Arrowroot is extremely low in calories as
compared to other starches like yams, potatoes or cassava. For this reason,
people trying to remain on a diet can get complex carbohydrates and a wealth of
nutrients, as well as a healthy dose of dietary fiber, which can eliminate the
desire to snack between meals.
Athlete’s foot is a common skin infection of
the feet caused by fungus. You can use arrowroot powder to treat this infection
by applying it to the affected area. The powder has the ability to absorb
moisture and sweat, which makes it difficult for the fungus to grow and spread.
Arrowroot powder is also used as a dry
shampoo by many. Its moisture-absorbing ability is useful in reducing the
greasiness in hair.
The anti-inflammatory properties of arrowroot
aids in curing bladder infections and urinary tract infections (UTIs). Doctors
advise its intake to those women who face frequent infections.
The essential minerals present in arrowroot
are very good for fighting weakness, fatigue, and cognitive disorders. It also
encourages oxygenation of your body’s organ systems and extremities, which can
boost your energy levels.
Topical application of arrowroot powder heals
wounds from black spider and scorpion bites.
The powder was used to treat the injury from
poisoned arrows, hence, the name
Apply the powder in the affected area to
Directly apply arrowroot powder to the gums
or mix it in juice or other beverages and drink it to get relief from mouth and
Arrowroot Nutritional Facts
Arrowroot is a rich source of carbohydrates, vitamin B9,
and minerals such as calcium, potassium, magnesium, sodium, and phosphorus. It
also has trace amounts of zinc and iron, as well as vitamin B1 and B6.
Saturated and unsaturated fatty acids are also found in it in negligible
amounts. In addition, it contains fibers and some proteins and lipids too.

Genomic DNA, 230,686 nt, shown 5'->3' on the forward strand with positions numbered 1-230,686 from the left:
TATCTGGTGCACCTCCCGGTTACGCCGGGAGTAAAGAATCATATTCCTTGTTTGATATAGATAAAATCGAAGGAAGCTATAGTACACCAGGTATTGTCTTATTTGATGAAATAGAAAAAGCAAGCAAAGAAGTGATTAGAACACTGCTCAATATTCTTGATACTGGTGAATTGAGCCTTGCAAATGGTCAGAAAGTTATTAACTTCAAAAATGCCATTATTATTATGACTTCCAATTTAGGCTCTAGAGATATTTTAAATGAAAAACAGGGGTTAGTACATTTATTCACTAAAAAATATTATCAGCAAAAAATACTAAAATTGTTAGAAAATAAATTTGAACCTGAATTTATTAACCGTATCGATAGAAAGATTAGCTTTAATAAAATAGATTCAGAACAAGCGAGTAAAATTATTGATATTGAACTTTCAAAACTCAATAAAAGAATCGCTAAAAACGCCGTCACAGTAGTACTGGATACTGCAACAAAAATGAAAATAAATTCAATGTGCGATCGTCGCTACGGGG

Arrowroot in Cooking
Arrowroot makes clear, shimmering fruit gels
and prevents ice crystals from forming in homemade ice cream. It can also be
used as a thickener for acidic foods, such as Asian sweet and sour sauce. It is
used in cooking to produce a clear, thickened sauce, such as a fruit sauce. It
will not make the sauce go cloudy, like cornstarch, flour, or other starchy
thickening agents would.
The lack of gluten in arrowroot flour makes
it useful as a replacement for wheat flour for those with a gluten intolerance.
It is, however, relatively high in carbohydrates and low in protein
(approximately 7.7%) and does not provide a complete substitute for wheat flour
Arrowroot thickens at a lower temperature
than flour or cornstarch, is not weakened by acidic ingredients, has a more
neutral taste, and is not affected by freezing. It does not mix well with
dairy, forming a slimy mixture.
It is recommended that arrowroot be mixed
with a cool liquid before adding to a hot fluid. The mixture should be heated
only until the mixture thickens and removed immediately to prevent the mixture
from thinning. Overheating tends to break down arrowroot’s thickening property.
Two teaspoons of arrowroot can be substituted
for one tablespoon of cornstarch, or one teaspoon of arrowroot for one
tablespoon of wheat flour.
Prepare crunchy fries by dipping potatoes in